Keeping an eye out for sarcoidosis

Published: Saturday 18th April 2015 by The News Editor

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Lots of us will notice little red bumps on our skin from time to time. They’re usually completely harmless and nothing to worry about, eventually disappearing on their own.

But what if they don’t go away? If they’re painful and not clearing – or if you have a number of other symptoms – they could be a sign of sarcoidosis.

So what is it?

Sarcoidosis is a condition where cells clump together to form small lumps of inflammation and scarring called granulomas. These can develop anywhere in the body, including on vital organs.

The British Lung Foundation points out that while around a quarter of the granulomas caused by sarcoidosis can be found on the skin, they are commonly found in the lungs and lymph glands.

They can also occur in the heart, nervous system, liver, spleen, muscles, nose, sinuses or eyes.

April is Sarcoidosis Awareness Month.

Spotting the signs

When many granulomas develop in one area, they can affect how well that part of the body works.

Symptoms include:

• Breathlessness and a dry cough

• Fatigue or feeling ill

• Red or sore eyes

• Painful red lumps, particularly on the shins

• Swollen lymph glands in the face, neck or armpits

• Rashes, usually on the upper body

• Painful joints or bones

• An abnormal heart rhythm

Risk factors

Sarcoidosis can start at any age, although it’s unusual for children to get it.

It’s most commonly seen in adults in their 30s or 40s. Researchers think there may be a higher risk of developing sarcoidosis in some people’s genes.

Around one person in every 10,000 in the UK is affected.

Unclear causes

While it’s not clear what causes it, some think it’s linked to the immune system.

Theories suggest an environmental trigger may cause the immune system to attack healthy parts of the body, instead of just attacking threats.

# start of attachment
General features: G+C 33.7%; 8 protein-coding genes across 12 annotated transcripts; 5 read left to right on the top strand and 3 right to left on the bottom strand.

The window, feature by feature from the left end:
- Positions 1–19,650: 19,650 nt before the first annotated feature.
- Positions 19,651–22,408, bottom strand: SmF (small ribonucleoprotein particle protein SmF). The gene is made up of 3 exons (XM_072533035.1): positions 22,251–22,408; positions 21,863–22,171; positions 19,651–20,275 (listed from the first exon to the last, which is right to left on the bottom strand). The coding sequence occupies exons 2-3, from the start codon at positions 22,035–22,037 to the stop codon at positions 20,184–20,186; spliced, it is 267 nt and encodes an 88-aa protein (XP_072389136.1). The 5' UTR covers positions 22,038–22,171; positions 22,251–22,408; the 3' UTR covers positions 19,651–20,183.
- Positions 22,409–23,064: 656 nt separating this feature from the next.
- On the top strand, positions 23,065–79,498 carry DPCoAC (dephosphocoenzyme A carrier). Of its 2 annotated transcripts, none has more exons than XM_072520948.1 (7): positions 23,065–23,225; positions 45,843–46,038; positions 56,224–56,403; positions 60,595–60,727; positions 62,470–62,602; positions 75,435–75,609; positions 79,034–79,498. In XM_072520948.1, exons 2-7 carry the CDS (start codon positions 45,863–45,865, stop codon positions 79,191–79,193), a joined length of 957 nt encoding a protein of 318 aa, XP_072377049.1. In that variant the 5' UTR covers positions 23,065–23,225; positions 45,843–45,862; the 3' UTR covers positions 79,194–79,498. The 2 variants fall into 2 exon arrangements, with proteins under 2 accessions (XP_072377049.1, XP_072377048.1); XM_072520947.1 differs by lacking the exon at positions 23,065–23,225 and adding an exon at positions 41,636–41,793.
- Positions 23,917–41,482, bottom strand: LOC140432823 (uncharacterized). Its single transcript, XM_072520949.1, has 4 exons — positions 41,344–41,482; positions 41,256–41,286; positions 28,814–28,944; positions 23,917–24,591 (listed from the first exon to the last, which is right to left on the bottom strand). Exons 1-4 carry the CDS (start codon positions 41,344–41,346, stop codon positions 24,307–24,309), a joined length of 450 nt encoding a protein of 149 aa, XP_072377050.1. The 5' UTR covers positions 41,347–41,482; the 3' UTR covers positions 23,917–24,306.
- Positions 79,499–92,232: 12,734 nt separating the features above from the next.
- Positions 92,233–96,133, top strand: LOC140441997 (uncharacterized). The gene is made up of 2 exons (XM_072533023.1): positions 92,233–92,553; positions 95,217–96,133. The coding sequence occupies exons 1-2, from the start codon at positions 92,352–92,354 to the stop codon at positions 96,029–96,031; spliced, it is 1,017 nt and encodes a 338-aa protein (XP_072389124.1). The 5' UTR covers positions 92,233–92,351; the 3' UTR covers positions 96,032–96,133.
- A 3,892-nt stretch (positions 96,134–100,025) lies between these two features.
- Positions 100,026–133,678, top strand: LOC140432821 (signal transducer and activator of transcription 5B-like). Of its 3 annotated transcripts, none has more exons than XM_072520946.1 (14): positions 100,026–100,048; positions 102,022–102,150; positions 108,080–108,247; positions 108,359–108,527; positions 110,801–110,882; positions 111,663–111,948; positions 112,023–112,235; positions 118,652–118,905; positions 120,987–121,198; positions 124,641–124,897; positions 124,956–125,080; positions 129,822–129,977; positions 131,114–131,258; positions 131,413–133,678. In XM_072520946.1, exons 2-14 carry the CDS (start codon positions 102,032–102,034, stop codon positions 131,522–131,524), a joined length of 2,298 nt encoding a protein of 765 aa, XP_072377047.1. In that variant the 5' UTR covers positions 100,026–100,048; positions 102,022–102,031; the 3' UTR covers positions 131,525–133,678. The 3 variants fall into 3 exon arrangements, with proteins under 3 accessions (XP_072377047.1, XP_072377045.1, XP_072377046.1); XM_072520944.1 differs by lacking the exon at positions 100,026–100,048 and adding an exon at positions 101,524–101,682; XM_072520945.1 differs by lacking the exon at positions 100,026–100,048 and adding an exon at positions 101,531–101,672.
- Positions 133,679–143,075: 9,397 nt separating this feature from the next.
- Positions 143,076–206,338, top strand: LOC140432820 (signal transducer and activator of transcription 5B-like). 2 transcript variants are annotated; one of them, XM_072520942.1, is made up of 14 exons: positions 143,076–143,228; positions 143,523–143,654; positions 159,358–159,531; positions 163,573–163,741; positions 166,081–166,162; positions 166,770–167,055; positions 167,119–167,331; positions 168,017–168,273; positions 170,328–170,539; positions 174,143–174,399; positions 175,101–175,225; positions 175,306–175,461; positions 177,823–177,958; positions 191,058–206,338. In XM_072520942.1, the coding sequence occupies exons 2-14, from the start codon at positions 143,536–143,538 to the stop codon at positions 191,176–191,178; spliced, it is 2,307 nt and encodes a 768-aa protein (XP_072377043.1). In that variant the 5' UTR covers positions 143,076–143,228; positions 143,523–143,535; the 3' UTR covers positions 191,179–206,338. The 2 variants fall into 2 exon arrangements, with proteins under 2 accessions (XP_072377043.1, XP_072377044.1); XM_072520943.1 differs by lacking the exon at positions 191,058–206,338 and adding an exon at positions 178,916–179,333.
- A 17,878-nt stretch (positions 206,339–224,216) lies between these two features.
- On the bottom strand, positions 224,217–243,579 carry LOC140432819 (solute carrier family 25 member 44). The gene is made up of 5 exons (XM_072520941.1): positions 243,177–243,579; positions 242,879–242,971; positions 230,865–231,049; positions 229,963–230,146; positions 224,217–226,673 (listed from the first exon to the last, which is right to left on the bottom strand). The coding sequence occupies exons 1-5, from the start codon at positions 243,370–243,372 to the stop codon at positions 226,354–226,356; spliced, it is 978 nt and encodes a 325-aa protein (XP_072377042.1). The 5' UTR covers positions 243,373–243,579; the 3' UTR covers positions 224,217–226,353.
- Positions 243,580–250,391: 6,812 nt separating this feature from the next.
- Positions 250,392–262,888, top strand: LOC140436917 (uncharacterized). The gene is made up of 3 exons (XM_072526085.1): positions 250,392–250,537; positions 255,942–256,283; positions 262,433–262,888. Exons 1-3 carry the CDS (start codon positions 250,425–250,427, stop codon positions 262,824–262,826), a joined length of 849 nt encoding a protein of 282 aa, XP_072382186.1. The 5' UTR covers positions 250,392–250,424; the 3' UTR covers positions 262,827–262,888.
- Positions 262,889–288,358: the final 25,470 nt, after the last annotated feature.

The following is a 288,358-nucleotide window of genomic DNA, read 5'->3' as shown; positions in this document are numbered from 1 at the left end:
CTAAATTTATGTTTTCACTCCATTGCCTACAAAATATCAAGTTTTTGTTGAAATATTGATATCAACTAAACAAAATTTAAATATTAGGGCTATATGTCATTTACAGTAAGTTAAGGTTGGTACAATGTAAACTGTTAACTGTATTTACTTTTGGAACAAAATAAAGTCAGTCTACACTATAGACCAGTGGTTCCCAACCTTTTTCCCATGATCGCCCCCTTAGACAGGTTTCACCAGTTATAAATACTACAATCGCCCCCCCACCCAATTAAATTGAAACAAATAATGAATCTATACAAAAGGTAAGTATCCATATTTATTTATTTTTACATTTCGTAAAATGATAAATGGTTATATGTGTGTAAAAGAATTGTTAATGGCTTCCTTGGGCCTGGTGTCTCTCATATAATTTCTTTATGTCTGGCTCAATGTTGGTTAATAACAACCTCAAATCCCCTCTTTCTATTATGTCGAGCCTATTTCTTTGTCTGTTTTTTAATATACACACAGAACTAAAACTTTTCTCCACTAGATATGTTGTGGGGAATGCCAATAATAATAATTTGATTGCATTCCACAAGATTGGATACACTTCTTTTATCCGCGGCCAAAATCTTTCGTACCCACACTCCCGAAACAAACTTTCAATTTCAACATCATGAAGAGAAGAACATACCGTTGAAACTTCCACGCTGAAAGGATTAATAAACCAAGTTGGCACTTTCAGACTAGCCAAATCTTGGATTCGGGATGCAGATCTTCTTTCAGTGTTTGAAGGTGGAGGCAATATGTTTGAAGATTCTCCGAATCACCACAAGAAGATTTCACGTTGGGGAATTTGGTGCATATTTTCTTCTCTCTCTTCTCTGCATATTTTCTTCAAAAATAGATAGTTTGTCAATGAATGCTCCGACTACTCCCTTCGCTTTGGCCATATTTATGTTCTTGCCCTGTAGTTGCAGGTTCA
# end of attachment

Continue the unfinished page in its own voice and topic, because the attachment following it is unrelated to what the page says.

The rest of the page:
Is it easy to diagnose?

Symptoms can come on suddenly and not last very long, or can be very gradual and long-lasting – a type of the condition known as chronic sarcoidosis.

You can even have no symptoms at all, with the condition only diagnosed after tests for something else.

Can it be treated?

Doctors may decide not to treat sarcoidosis. They will often just monitor the condition, only prescribing steroids in more severe cases.

Lifestyle changes are frequently recommended. The Sarcoidosis Charity SILA suggests:

• Stop smoking

• Avoid exposure to dust, chemicals, fumes and toxic gases

• Eat a healthy balanced diet

• Drink plenty of water

• Get plenty of exercise and sleep

What’s the prognosis?

Most people with chronic sarcoidosis eventually get better, although symptoms may flare up from time to time.

It can last for years in some cases, causing permanent damage and scarring to the affected areas. In very rare cases, people can die from heart or lung sarcoidosis.

There’s no cure for the condition.

SILA states: “Every case of sarcoidosis is unique. A number of websites claim to understand the causes, and will sell you a cure. Please always consult your doctor before considering an alternative therapy.”

Copyright Press Association 2015

Published: Saturday 18th April 2015 by The News Editor

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